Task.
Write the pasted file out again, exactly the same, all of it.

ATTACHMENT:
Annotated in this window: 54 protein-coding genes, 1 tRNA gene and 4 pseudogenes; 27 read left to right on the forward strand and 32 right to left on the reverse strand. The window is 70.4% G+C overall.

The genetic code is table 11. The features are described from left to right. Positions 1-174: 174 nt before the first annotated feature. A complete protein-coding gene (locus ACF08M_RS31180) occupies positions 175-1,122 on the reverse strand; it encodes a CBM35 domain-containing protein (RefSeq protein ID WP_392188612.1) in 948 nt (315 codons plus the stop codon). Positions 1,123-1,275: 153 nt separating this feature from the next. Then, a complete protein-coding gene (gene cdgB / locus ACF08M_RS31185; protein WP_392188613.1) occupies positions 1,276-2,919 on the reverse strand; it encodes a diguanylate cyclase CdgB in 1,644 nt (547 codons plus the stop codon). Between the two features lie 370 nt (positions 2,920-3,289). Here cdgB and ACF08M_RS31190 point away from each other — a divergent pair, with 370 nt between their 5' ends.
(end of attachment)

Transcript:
Annotated in this window: 54 protein-coding genes, 1 tRNA gene and 4 pseudogenes; 27 read left to right on the forward strand and 32 right to left on the reverse strand. The window is 70.4% G+C overall.

The genetic code is table 11. The features are described from left to right. Positions 1-174: 174 nt before the first annotated feature. A complete protein-coding gene (locus ACF08M_RS31180) occupies positions 175-1,122 on the reverse strand; it encodes a CBM35 domain-containing protein (RefSeq protein ID WP_392188612.1) in 948 nt (315 codons plus the stop codon). Positions 1,123-1,275: 153 nt separating this feature from the next. Then, a complete protein-coding gene (gene cdgB / locus ACF08M_RS31185; protein WP_392188613.1) occupies positions 1,276-2,919 on the reverse strand; it encodes a diguanylate cyclase CdgB in 1,644 nt (547 codons plus the stop codon). Between the two features lie 370 nt (positions 2,920-3,289). Here cdgB and ACF08M_RS31190 point away from each other — a divergent pair, with 370 nt between their 5' ends.